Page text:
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And a thousand fragrant posies.
Simp. Yonder he is coming, this way, sir Hugh. Eva. He's welcome:
To shallow rivers, to whose fallsHeaven prosper the right!-What weapons is he?
Simp. No weapons, sir: There comes my master, master Shallow, and another gentleman from Frog. more, over the stile, this way.
Era. Pray you, give me my gown; or else keep it in your arms.
Enter Page, Shallow, and Slender.
Shal. How, now, master parson? Good morrow, good sir Hugh. Keep a gamester from the dice, and a good student from his book, and it is wonderful.
Slen. Ah, sweet Anne Page !
Shul. What! the sword and the world ! do you study them both, master parson?
Page. And youthful still, in your doublet and hose, this raw rheumatick day?
Eva. There is reasons and causes for it.
Page. We are come to you, to do a good office, master parson.
Edu. Fery well: what is it?
Page. Yonder is a most reverend gentleman, who belike, having received wrong by some person, is at most odds with his own gravity and patience, that ever you saw.
Shal. I have lived fourscore years and upward ; I never heard a man of his place, gravity, and learn. ing, so wide of his own respect.
Eva. What is he?
Page. I think you know him; master doctor Caius, the renowned French physician.
Eva. Got's will, and his passion of my heart! I had as lief you would tell me of a mess of porridge.
Eva. He has no more knowledge in Hibocrates and Galen,-and he is a knave besides; a cowardly knave, as you would desires to be acquainted withal.
Page. I warrant you, he's the man should fight with him.
Shal. O, sweet Anne Page!
Slen. It appears so, by his weapons :- Keep them asunder;-here comes doctor Caius.
Enter Host, Caius, and Rugby.
Page. Nay, good master parson, keep in your weapon.
Shal. So do you, good master doctor.
Host. Disarm them, and let them question; let them keep their limbs whole, and hack our English.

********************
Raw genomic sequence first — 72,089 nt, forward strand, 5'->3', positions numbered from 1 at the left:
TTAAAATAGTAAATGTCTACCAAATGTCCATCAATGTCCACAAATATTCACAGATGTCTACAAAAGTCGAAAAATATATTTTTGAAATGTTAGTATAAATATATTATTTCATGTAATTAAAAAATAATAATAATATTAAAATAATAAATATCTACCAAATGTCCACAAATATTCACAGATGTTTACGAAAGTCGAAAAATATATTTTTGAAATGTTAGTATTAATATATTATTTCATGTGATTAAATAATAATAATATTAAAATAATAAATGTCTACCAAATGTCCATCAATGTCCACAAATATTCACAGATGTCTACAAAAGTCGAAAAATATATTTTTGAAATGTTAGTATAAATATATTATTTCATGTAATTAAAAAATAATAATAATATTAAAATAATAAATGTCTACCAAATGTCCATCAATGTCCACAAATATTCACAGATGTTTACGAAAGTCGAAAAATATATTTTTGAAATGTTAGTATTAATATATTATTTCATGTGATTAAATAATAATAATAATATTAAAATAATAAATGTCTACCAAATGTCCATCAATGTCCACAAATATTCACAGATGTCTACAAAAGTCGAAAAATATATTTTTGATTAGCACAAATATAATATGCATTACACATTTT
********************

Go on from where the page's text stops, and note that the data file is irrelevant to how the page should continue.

Caius. I pray you, let-a me speak a word vit your ear: Verefore vill you not meet-a me?
Eva. Pray you, use your patience: In good time. Caius. By gar, you are de coward, de Jack dog,
Eva. Pray you, let us not be laughing-stogs to other men's humours; I desire you in friendship, and I will one way or other make you amends :-I will kvog your urinals about your knave's cogscomb, for missing your meetings and appointments.
Caius. Diable !Jack Rugby,-mine Host de Jarterre, have I not stay for him, to kill him? have I not, at de place I did appoint?
Eva. As I am a Christians soul, now, look you, this is the place appointed; I'll be judgement by mine host of the Garter.
Host. Peace, I say, Guallia and Gaul, French and Welsh ; soul-curer and body-curer.
Caius. Ay, dat is very good! excellent!
Host. Peace, I say; hear mine bost of the Garter. Am I politick? am I subtle? am I a Machiavel ? Shall I lose my doctori no; he gives me the potions, and the motions. Shall I lose my parson? my priest? my sir Hugh ? no; he gives me the proverbs and the no-verbs.-Give me thy hand, terrestrial; So':~Give me thy hand, celestial ; so.- Boys of art, I have deceived you both; I have directed you to wrong places: your hearts are mighty, your skins are whole, and let burnt sack be the issue.-Come, lay their swords to pawn :- Follow me, lad of peace; follow, follow, follow.
Shal. Trust me, a mad host:-Follow, gentlemen, follow. Slen, O, sweet Anne Page!